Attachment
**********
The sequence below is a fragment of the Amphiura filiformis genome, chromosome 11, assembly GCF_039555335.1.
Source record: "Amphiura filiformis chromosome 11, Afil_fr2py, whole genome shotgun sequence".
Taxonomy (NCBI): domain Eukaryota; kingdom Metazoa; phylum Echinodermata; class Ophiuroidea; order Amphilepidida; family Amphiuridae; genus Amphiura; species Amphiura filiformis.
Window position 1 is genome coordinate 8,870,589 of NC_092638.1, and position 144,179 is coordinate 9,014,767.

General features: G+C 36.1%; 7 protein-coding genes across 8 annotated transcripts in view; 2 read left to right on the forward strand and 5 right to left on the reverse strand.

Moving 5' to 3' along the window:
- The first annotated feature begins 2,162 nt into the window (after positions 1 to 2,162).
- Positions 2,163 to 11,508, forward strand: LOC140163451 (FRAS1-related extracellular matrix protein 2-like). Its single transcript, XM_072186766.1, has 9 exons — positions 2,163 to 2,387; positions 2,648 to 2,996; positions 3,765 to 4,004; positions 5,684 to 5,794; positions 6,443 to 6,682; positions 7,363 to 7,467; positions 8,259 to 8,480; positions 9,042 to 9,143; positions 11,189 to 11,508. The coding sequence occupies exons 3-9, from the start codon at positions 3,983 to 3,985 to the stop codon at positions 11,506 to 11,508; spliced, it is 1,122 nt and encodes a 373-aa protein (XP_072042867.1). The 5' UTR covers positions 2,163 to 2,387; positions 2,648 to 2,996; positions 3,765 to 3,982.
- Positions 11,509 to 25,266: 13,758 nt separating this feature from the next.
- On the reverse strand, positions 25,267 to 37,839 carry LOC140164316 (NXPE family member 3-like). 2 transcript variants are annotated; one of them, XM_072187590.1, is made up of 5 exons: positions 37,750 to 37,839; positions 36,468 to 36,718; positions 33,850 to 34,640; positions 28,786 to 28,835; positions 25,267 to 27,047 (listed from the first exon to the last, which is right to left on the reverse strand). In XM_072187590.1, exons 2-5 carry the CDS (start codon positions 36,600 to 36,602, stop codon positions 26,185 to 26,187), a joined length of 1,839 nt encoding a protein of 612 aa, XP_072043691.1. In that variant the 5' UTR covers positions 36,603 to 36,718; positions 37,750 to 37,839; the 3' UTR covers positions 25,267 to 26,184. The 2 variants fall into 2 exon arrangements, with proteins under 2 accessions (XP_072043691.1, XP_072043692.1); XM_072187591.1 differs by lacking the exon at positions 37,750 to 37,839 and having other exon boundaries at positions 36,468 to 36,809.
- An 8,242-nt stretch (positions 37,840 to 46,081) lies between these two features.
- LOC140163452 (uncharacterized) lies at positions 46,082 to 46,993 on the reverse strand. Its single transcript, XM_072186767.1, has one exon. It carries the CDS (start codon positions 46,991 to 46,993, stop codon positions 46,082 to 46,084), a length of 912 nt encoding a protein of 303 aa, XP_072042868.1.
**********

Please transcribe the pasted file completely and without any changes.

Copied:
The sequence below is a fragment of the Amphiura filiformis genome, chromosome 11, assembly GCF_039555335.1.
Source record: "Amphiura filiformis chromosome 11, Afil_fr2py, whole genome shotgun sequence".
Taxonomy (NCBI): domain Eukaryota; kingdom Metazoa; phylum Echinodermata; class Ophiuroidea; order Amphilepidida; family Amphiuridae; genus Amphiura; species Amphiura filiformis.
Window position 1 is genome coordinate 8,870,589 of NC_092638.1, and position 144,179 is coordinate 9,014,767.

General features: G+C 36.1%; 7 protein-coding genes across 8 annotated transcripts in view; 2 read left to right on the forward strand and 5 right to left on the reverse strand.

Moving 5' to 3' along the window:
- The first annotated feature begins 2,162 nt into the window (after positions 1 to 2,162).
- Positions 2,163 to 11,508, forward strand: LOC140163451 (FRAS1-related extracellular matrix protein 2-like). Its single transcript, XM_072186766.1, has 9 exons — positions 2,163 to 2,387; positions 2,648 to 2,996; positions 3,765 to 4,004; positions 5,684 to 5,794; positions 6,443 to 6,682; positions 7,363 to 7,467; positions 8,259 to 8,480; positions 9,042 to 9,143; positions 11,189 to 11,508. The coding sequence occupies exons 3-9, from the start codon at positions 3,983 to 3,985 to the stop codon at positions 11,506 to 11,508; spliced, it is 1,122 nt and encodes a 373-aa protein (XP_072042867.1). The 5' UTR covers positions 2,163 to 2,387; positions 2,648 to 2,996; positions 3,765 to 3,982.
- Positions 11,509 to 25,266: 13,758 nt separating this feature from the next.
- On the reverse strand, positions 25,267 to 37,839 carry LOC140164316 (NXPE family member 3-like). 2 transcript variants are annotated; one of them, XM_072187590.1, is made up of 5 exons: positions 37,750 to 37,839; positions 36,468 to 36,718; positions 33,850 to 34,640; positions 28,786 to 28,835; positions 25,267 to 27,047 (listed from the first exon to the last, which is right to left on the reverse strand). In XM_072187590.1, exons 2-5 carry the CDS (start codon positions 36,600 to 36,602, stop codon positions 26,185 to 26,187), a joined length of 1,839 nt encoding a protein of 612 aa, XP_072043691.1. In that variant the 5' UTR covers positions 36,603 to 36,718; positions 37,750 to 37,839; the 3' UTR covers positions 25,267 to 26,184. The 2 variants fall into 2 exon arrangements, with proteins under 2 accessions (XP_072043691.1, XP_072043692.1); XM_072187591.1 differs by lacking the exon at positions 37,750 to 37,839 and having other exon boundaries at positions 36,468 to 36,809.
- An 8,242-nt stretch (positions 37,840 to 46,081) lies between these two features.
- LOC140163452 (uncharacterized) lies at positions 46,082 to 46,993 on the reverse strand. Its single transcript, XM_072186767.1, has one exon. It carries the CDS (start codon positions 46,991 to 46,993, stop codon positions 46,082 to 46,084), a length of 912 nt encoding a protein of 303 aa, XP_072042868.1.